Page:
General Motors is moving quickly on its ventilator production, revealing Tuesday that its first models for the federal government contract are ready to be shipped.
The automaker secured a $489.4-million contract with the Trump administration to produce the much-needed medical devices in concert with Washington-based Ventec Life Systems. GM’s plant in Kokomo, Indiana, is putting out the V+Pro critical care ventilator.
GM will ship 600 ventilators by the end of the month and the full 30,000 in the contract by the end of August, according to the company.
“Thousands of men and women at GM, Ventec, our suppliers and the Kokomo community have rallied to support their neighbors and the medical professionals on the front lines of this pandemic,” said GM Chairman and CEO Mary Barra. “Everyone wants to help turn the tide and save lives. It is inspiring and humbling to see the passion and commitment people have put into this work.”
GM isn’t the only automaker producing medical equipment to help in the battle against the coronavirus. Ford has two plants focused on manufacturing ventilators, respirators, face masks and isolation gowns. FCA has been making masks and Tesla donated thousands of ventilators it bought in China for California hospitals.
The automaker managed to move from idea to finished product quickly — a little less than month, despite criticism from President Donald Trump. The White House took note of the company’s efforts.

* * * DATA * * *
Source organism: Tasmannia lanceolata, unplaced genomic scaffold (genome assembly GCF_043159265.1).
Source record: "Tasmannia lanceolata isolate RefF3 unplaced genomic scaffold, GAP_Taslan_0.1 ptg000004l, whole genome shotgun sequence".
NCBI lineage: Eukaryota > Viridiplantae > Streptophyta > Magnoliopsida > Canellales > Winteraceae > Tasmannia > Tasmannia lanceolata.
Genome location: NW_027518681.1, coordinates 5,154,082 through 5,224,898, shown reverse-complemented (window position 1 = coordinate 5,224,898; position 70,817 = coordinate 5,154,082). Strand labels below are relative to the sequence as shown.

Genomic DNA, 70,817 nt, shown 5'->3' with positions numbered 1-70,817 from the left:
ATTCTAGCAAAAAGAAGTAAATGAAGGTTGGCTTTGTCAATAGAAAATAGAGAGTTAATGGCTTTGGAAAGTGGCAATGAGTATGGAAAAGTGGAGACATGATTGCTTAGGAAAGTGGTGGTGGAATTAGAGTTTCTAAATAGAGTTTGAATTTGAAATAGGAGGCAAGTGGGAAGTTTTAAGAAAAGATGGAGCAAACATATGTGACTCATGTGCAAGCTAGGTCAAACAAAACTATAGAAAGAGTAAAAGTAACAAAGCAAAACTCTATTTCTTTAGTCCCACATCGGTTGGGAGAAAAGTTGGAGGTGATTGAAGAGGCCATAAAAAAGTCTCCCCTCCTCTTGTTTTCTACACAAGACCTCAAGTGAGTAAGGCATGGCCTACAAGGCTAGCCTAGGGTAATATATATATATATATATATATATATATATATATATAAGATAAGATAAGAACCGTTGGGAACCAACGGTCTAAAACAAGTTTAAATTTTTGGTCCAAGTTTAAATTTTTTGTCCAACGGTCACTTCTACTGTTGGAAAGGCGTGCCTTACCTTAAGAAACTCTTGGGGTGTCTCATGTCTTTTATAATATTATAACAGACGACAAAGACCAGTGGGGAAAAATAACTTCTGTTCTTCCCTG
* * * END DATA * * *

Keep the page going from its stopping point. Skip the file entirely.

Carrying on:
“GM has moved swiftly in Trump time to manufacture one of the most critical lifesaving devices in America’s war against the coronavirus,” said White House Assistant to the President Peter Navarro. “GM’s rapid mobilization of America’s manufacturing might in defense of our country is a proud salute to the ingenuity of its engineers, the true grit of its UAW workers on the line, and America’s doctors, nurses, and other healthcare professionals fighting for our lives at the front lines.
“As these lifesaving ventilators roll off GM’s assembly line as fast as tanks once did in an earlier World War, they will be rapidly deployed to the hospitals of Gary, Chicago, and far beyond.”
In addition to team in up with Ventec, GM tapped its massive supplier base to help in the effort with everything to sourcing hundreds of parts and assemblies to the design of a new manufacturing process to the transformation of GM’s Kokomo factory.
More than 1,000 UAW Local 292 Kokomo-area workers volunteered to assemble the ventilators. They’re phasing in during the next few weeks as they learn to assemble the units as well as the new protocols in place to ensure the safety of all involved.